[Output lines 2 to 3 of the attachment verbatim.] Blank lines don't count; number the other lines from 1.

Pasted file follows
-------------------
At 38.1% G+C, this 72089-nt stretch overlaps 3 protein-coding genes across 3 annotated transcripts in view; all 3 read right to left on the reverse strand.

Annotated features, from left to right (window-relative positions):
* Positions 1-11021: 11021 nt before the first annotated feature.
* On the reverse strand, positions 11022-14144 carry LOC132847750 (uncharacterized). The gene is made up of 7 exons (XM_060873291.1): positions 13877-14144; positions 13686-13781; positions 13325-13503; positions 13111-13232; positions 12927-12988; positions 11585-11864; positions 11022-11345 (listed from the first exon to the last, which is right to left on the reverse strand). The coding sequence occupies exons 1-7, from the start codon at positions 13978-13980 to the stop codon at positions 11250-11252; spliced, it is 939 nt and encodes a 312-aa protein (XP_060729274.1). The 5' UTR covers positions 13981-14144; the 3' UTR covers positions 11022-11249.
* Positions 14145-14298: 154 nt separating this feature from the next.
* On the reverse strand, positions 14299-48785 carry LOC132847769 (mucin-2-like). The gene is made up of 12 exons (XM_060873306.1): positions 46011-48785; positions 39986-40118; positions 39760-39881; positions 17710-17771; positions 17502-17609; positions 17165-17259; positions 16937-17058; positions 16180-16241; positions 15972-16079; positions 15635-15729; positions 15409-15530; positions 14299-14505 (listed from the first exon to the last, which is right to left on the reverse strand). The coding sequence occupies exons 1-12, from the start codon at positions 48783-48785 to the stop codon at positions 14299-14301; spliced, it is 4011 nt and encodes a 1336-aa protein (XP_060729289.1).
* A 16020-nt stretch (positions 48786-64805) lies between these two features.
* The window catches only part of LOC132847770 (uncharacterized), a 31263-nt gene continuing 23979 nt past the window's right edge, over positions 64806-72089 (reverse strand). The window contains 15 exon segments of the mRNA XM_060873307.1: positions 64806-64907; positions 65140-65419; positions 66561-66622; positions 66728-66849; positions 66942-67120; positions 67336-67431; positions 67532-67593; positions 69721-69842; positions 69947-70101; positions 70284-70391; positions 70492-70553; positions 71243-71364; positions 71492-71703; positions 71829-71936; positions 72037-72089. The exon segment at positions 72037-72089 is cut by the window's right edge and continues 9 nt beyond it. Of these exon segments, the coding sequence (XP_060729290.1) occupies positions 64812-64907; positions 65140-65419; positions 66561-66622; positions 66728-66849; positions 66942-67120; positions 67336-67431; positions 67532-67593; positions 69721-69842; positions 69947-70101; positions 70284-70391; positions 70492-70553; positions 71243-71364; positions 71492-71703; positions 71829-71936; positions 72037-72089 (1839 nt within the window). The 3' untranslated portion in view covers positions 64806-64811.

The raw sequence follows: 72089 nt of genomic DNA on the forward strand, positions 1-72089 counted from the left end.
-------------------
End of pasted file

Annotated features, from left to right (window-relative positions):
* Positions 1-11021: 11021 nt before the first annotated feature.